King Pest is also a symbolic figure. He represents the dark side of human nature, the desire for power and control. King Pest preys on the weak and the helpless, and he is willing to kill to maintain his power.

Literary Techniques

The story is full of literary techniques that make it a fascinating read. One of the most important techniques is allegory. The story is an allegory for the human condition, the struggle between good and evil, and the inevitability of death.

The story also uses irony to great effect. For example, Toby goes to the pawnbroker to pawn his watch, but he ends up pawning his life. The fact that he is saved by a group of sailors, the very people he was trying to escape from, is also an ironic twist.

Poe also uses imagery to create a vivid and unsettling atmosphere. The description of King Pest and his henchmen is particularly gruesome, and it adds to the horror of the story.


"King Pest - A Tale Containing An Allegory" is a classic short story that is still relevant today. The story explores themes such as poverty, love, and death, and it uses symbols and literary techniques to add depth and meaning to the narrative. The story is a powerful reminder of the dark side of human nature and the struggles that we all face in life. Edgar Allan Poe's masterful storytelling makes this a tale that is both entertaining and thought-provoking.

Editor 2 Analysis and Explanation

Edgar Allan Poe is a master of the macabre, and his short story "King Pest - A Tale Containing An Allegory" is no exception. This eerie tale is a classic example of Poe's ability to create a dark and foreboding atmosphere, while also weaving in complex allegorical themes.

The story is set in London during the 17th century, and follows the misadventures of a young sailor named Guy Fawkes. Fawkes is a naive and inexperienced seaman who finds himself stranded in the city after his ship is destroyed in a storm. He wanders the streets, searching for a place to stay, and eventually stumbles upon a strange and sinister-looking tavern called "The Sign of the Black Ship."

As soon as Fawkes enters the tavern, he senses that something is not quite right. The patrons are all dressed in strange and outdated clothing, and the atmosphere is thick with an air of foreboding. Fawkes is greeted by the tavern's owner, a man named King Pest, who offers him a room for the night.

Despite his reservations, Fawkes accepts the offer, and soon finds himself trapped in a nightmarish world of deceit and treachery. He discovers that King Pest and his cronies are actually a group of grave robbers who are using the tavern as a front for their nefarious activities. Fawkes is horrified by their actions, but is powerless to escape their clutches.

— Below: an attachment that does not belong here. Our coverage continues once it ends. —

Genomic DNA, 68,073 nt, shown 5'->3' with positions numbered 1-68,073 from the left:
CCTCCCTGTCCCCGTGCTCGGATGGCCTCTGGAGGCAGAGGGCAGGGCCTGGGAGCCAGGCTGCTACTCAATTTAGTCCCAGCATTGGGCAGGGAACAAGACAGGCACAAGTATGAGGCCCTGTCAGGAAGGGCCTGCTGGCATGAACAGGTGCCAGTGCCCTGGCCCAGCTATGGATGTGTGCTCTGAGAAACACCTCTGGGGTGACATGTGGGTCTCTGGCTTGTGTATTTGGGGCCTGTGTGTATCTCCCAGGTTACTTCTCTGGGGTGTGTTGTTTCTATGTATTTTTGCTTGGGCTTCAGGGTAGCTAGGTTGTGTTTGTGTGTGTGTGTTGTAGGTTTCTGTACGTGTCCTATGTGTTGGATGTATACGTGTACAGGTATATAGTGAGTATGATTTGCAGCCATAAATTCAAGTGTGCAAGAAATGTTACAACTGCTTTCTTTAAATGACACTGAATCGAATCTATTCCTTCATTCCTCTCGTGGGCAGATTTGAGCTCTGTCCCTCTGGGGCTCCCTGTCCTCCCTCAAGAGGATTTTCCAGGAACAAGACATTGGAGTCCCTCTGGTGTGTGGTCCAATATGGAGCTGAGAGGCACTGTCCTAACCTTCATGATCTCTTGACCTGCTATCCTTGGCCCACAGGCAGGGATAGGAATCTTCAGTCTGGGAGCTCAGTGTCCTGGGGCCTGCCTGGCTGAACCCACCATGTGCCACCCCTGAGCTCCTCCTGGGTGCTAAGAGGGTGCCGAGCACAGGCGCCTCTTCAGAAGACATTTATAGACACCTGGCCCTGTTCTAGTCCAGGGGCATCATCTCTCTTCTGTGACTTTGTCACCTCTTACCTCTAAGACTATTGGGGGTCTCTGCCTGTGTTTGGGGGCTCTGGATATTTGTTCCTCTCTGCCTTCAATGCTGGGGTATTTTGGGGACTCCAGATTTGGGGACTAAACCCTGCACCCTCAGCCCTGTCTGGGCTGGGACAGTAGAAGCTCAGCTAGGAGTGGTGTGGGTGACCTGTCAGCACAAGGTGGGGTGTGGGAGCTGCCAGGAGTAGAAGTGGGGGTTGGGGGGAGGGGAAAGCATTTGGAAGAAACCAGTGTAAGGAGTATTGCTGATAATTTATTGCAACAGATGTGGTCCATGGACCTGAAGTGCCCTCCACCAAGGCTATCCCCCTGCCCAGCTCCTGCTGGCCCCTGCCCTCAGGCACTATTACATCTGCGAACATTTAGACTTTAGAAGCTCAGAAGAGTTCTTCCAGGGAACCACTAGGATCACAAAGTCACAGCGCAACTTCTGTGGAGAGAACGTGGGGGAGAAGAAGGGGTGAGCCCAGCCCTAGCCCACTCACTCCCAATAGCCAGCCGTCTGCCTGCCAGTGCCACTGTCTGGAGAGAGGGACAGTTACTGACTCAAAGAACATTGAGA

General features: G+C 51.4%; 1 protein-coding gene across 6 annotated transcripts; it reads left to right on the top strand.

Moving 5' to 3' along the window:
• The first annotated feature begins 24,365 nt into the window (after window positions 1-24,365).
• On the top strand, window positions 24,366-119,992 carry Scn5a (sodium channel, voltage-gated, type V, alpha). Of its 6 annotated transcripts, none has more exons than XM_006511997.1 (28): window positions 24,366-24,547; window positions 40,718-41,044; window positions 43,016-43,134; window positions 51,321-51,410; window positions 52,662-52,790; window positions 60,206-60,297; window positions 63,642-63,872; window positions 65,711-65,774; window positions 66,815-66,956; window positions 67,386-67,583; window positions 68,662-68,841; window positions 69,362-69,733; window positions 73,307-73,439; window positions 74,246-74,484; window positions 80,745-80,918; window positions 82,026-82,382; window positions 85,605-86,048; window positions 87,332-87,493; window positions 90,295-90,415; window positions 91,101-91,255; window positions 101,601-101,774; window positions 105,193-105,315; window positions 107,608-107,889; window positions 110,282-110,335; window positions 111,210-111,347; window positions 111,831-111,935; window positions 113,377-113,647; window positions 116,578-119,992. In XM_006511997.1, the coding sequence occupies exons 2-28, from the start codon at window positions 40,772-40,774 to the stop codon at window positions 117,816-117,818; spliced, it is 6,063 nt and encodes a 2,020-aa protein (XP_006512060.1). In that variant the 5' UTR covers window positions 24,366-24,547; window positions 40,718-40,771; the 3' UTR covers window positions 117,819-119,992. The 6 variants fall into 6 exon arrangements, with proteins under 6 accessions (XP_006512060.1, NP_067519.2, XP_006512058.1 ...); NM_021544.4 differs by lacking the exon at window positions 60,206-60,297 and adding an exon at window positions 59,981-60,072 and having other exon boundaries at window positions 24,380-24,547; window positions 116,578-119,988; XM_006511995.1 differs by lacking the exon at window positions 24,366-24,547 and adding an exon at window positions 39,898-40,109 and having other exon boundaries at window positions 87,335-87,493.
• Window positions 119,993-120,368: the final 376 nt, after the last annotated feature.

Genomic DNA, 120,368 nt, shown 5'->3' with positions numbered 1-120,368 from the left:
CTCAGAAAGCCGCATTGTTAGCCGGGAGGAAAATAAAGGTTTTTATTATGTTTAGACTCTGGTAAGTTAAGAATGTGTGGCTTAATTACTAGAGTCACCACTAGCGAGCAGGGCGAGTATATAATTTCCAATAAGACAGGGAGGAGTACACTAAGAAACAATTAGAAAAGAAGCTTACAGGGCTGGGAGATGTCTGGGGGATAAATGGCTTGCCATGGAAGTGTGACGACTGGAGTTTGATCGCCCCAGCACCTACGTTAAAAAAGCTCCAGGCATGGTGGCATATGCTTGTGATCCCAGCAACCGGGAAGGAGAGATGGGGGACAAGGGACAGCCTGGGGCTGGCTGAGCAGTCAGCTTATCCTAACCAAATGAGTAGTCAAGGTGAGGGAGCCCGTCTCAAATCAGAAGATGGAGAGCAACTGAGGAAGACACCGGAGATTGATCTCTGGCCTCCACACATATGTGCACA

As the story progresses, Fawkes becomes increasingly embroiled in the plot, and eventually finds himself face-to-face with King Pest himself. In a dramatic confrontation, Fawkes manages to outwit the villain and escape the tavern, but not before he has been deeply scarred by the experience.

On the surface, "King Pest" is a chilling tale of horror and suspense, but it is also a deeply allegorical work that explores themes of power, corruption, and the dangers of blind obedience. Throughout the story, Poe uses symbolism and metaphor to convey his message, and the result is a complex and multi-layered work that rewards careful analysis.

One of the most striking allegorical elements of the story is the character of King Pest himself. As his name suggests, King Pest is a symbol of pestilence and disease, and his presence in the story represents the corrupting influence of power. He is a tyrant who rules over his subjects with an iron fist, and his followers are all too willing to do his bidding, no matter how immoral or unethical it may be.

This theme of blind obedience is further explored through the character of Fawkes. At the beginning of the story, Fawkes is a naive and trusting young man who is easily swayed by the promises of others. He is willing to believe that King Pest is a benevolent host, despite all evidence to the contrary, and he is quick to follow the orders of those around him.

However, as the story progresses, Fawkes begins to see the truth behind King Pest's facade, and he realizes that blind obedience can be a dangerous thing. He learns that it is important to question authority and to think for oneself, even in the face of overwhelming pressure to conform.

Another important allegorical element of the story is the setting itself. The tavern is a dark and foreboding place, filled with shadows and hidden corners. It represents the murky and dangerous world of politics and power, where those in charge are often motivated by greed and self-interest. The fact that Fawkes is a sailor, an outsider to this world, further emphasizes the idea that those who are not part of the system are often the ones who are most vulnerable to its dangers.

Overall, "King Pest - A Tale Containing An Allegory" is a masterful work of horror and allegory. Poe's use of symbolism and metaphor creates a rich and complex world that rewards careful analysis, and his exploration of themes such as power, corruption, and blind obedience is as relevant today as it was when the story was first written. Whether you are a fan of horror or allegory, this classic tale is sure to leave a lasting impression.